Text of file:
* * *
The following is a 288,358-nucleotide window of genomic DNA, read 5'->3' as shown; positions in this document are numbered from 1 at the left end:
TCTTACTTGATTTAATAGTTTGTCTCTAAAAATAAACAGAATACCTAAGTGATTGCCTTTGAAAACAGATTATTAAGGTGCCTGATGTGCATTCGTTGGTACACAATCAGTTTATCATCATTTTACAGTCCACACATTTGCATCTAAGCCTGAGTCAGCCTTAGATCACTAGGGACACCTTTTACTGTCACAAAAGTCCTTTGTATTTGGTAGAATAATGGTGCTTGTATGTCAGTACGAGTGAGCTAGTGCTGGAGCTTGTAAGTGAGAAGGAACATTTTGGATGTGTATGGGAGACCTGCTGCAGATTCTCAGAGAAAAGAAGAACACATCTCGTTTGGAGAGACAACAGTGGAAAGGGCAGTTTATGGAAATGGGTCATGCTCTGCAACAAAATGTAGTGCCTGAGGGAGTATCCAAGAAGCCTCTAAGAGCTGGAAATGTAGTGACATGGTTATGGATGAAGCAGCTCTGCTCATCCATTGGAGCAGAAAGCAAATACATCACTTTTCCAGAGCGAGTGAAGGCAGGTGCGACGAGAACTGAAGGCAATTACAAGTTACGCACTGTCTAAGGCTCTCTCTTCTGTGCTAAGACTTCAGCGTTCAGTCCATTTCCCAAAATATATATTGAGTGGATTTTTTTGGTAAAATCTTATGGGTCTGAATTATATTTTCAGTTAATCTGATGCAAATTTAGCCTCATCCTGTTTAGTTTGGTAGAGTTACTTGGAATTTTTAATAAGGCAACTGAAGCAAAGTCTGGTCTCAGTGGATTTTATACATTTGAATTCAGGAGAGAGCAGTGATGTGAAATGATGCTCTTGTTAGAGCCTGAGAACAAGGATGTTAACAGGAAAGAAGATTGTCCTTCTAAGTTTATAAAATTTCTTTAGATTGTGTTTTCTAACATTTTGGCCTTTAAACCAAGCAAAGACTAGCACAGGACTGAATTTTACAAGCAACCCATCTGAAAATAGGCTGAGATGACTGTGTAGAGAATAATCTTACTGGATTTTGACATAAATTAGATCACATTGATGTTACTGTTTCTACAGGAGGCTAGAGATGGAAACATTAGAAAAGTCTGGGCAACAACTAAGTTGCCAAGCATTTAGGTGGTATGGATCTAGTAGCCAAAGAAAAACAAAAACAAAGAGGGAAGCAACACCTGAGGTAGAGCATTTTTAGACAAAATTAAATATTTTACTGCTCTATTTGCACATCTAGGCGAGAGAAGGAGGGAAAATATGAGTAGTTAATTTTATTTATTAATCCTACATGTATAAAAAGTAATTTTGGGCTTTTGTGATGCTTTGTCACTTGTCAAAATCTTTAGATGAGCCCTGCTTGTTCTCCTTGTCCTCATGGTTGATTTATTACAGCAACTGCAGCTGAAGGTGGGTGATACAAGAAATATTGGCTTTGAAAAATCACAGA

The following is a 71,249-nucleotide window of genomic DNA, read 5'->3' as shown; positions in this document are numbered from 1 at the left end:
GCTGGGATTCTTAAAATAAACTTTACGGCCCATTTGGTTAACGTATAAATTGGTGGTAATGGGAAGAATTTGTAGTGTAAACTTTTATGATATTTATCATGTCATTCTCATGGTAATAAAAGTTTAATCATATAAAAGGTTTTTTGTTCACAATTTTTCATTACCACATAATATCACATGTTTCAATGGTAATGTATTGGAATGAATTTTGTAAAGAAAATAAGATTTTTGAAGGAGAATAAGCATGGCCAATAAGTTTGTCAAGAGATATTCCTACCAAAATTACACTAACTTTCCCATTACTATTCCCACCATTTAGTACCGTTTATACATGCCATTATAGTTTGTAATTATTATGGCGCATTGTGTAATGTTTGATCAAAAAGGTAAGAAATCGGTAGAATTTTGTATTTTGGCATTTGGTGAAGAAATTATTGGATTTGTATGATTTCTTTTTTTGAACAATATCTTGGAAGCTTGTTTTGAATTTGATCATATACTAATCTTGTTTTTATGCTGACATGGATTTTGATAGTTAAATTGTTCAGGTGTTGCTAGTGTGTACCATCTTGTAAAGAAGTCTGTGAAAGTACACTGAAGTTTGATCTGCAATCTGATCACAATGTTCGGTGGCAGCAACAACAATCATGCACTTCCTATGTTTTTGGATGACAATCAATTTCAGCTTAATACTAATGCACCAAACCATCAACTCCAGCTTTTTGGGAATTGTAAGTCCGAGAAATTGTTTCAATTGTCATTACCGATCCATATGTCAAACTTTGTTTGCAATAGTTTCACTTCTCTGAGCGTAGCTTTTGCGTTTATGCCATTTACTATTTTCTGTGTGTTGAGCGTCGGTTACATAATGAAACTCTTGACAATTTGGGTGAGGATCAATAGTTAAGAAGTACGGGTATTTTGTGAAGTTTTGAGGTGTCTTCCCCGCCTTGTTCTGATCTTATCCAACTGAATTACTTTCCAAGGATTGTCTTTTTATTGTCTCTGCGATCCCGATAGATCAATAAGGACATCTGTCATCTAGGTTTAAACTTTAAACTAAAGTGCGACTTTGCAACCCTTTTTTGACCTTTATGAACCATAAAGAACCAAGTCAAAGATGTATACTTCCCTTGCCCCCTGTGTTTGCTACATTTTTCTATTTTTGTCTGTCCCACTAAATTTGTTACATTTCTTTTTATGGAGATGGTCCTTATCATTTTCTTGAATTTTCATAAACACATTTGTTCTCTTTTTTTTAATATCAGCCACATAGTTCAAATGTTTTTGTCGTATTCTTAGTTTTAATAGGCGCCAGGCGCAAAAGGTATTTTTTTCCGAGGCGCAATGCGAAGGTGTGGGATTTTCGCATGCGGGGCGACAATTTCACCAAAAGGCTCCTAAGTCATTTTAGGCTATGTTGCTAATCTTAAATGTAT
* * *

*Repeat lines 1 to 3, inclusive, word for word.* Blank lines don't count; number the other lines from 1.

The following is a 288,358-nucleotide window of genomic DNA, read 5'->3' as shown; positions in this document are numbered from 1 at the left end:
TCTTACTTGATTTAATAGTTTGTCTCTAAAAATAAACAGAATACCTAAGTGATTGCCTTTGAAAACAGATTATTAAGGTGCCTGATGTGCATTCGTTGGTACACAATCAGTTTATCATCATTTTACAGTCCACACATTTGCATCTAAGCCTGAGTCAGCCTTAGATCACTAGGGACACCTTTTACTGTCACAAAAGTCCTTTGTATTTGGTAGAATAATGGTGCTTGTATGTCAGTACGAGTGAGCTAGTGCTGGAGCTTGTAAGTGAGAAGGAACATTTTGGATGTGTATGGGAGACCTGCTGCAGATTCTCAGAGAAAAGAAGAACACATCTCGTTTGGAGAGACAACAGTGGAAAGGGCAGTTTATGGAAATGGGTCATGCTCTGCAACAAAATGTAGTGCCTGAGGGAGTATCCAAGAAGCCTCTAAGAGCTGGAAATGTAGTGACATGGTTATGGATGAAGCAGCTCTGCTCATCCATTGGAGCAGAAAGCAAATACATCACTTTTCCAGAGCGAGTGAAGGCAGGTGCGACGAGAACTGAAGGCAATTACAAGTTACGCACTGTCTAAGGCTCTCTCTTCTGTGCTAAGACTTCAGCGTTCAGTCCATTTCCCAAAATATATATTGAGTGGATTTTTTTGGTAAAATCTTATGGGTCTGAATTATATTTTCAGTTAATCTGATGCAAATTTAGCCTCATCCTGTTTAGTTTGGTAGAGTTACTTGGAATTTTTAATAAGGCAACTGAAGCAAAGTCTGGTCTCAGTGGATTTTATACATTTGAATTCAGGAGAGAGCAGTGATGTGAAATGATGCTCTTGTTAGAGCCTGAGAACAAGGATGTTAACAGGAAAGAAGATTGTCCTTCTAAGTTTATAAAATTTCTTTAGATTGTGTTTTCTAACATTTTGGCCTTTAAACCAAGCAAAGACTAGCACAGGACTGAATTTTACAAGCAACCCATCTGAAAATAGGCTGAGATGACTGTGTAGAGAATAATCTTACTGGATTTTGACATAAATTAGATCACATTGATGTTACTGTTTCTACAGGAGGCTAGAGATGGAAACATTAGAAAAGTCTGGGCAACAACTAAGTTGCCAAGCATTTAGGTGGTATGGATCTAGTAGCCAAAGAAAAACAAAAACAAAGAGGGAAGCAACACCTGAGGTAGAGCATTTTTAGACAAAATTAAATATTTTACTGCTCTATTTGCACATCTAGGCGAGAGAAGGAGGGAAAATATGAGTAGTTAATTTTATTTATTAATCCTACATGTATAAAAAGTAATTTTGGGCTTTTGTGATGCTTTGTCACTTGTCAAAATCTTTAGATGAGCCCTGCTTGTTCTCCTTGTCCTCATGGTTGATTTATTACAGCAACTGCAGCTGAAGGTGGGTGATACAAGAAATATTGGCTTTGAAAAATCACAGA

The following is a 71,249-nucleotide window of genomic DNA, read 5'->3' as shown; positions in this document are numbered from 1 at the left end: